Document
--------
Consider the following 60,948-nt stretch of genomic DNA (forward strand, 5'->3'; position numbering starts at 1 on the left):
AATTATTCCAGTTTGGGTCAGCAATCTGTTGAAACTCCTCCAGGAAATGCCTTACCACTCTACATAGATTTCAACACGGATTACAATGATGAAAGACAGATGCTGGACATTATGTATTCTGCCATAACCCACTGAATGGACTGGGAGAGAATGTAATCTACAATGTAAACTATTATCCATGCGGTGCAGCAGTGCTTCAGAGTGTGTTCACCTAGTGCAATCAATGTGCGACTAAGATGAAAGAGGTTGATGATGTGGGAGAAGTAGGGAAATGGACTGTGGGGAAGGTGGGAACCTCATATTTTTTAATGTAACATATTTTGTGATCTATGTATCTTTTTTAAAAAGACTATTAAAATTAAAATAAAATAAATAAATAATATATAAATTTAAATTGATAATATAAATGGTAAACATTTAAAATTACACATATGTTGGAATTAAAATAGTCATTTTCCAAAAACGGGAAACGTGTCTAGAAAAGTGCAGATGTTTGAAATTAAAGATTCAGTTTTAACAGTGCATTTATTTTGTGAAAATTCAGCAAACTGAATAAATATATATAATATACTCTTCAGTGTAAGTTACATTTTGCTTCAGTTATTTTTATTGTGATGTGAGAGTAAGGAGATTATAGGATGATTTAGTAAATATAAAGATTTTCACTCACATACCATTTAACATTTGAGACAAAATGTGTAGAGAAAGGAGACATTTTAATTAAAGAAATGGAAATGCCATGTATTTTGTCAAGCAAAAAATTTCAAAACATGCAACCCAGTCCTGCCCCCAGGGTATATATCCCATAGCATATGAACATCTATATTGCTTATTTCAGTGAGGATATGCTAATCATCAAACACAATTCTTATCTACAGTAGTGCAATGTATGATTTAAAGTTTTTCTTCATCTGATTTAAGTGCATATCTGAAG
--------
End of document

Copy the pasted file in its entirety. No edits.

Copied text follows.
Consider the following 60,948-nt stretch of genomic DNA (forward strand, 5'->3'; position numbering starts at 1 on the left):
AATTATTCCAGTTTGGGTCAGCAATCTGTTGAAACTCCTCCAGGAAATGCCTTACCACTCTACATAGATTTCAACACGGATTACAATGATGAAAGACAGATGCTGGACATTATGTATTCTGCCATAACCCACTGAATGGACTGGGAGAGAATGTAATCTACAATGTAAACTATTATCCATGCGGTGCAGCAGTGCTTCAGAGTGTGTTCACCTAGTGCAATCAATGTGCGACTAAGATGAAAGAGGTTGATGATGTGGGAGAAGTAGGGAAATGGACTGTGGGGAAGGTGGGAACCTCATATTTTTTAATGTAACATATTTTGTGATCTATGTATCTTTTTTAAAAAGACTATTAAAATTAAAATAAAATAAATAAATAATATATAAATTTAAATTGATAATATAAATGGTAAACATTTAAAATTACACATATGTTGGAATTAAAATAGTCATTTTCCAAAAACGGGAAACGTGTCTAGAAAAGTGCAGATGTTTGAAATTAAAGATTCAGTTTTAACAGTGCATTTATTTTGTGAAAATTCAGCAAACTGAATAAATATATATAATATACTCTTCAGTGTAAGTTACATTTTGCTTCAGTTATTTTTATTGTGATGTGAGAGTAAGGAGATTATAGGATGATTTAGTAAATATAAAGATTTTCACTCACATACCATTTAACATTTGAGACAAAATGTGTAGAGAAAGGAGACATTTTAATTAAAGAAATGGAAATGCCATGTATTTTGTCAAGCAAAAAATTTCAAAACATGCAACCCAGTCCTGCCCCCAGGGTATATATCCCATAGCATATGAACATCTATATTGCTTATTTCAGTGAGGATATGCTAATCATCAAACACAATTCTTATCTACAGTAGTGCAATGTATGATTTAAAGTTTTTCTTCATCTGATTTAAGTGCATATCTGAAG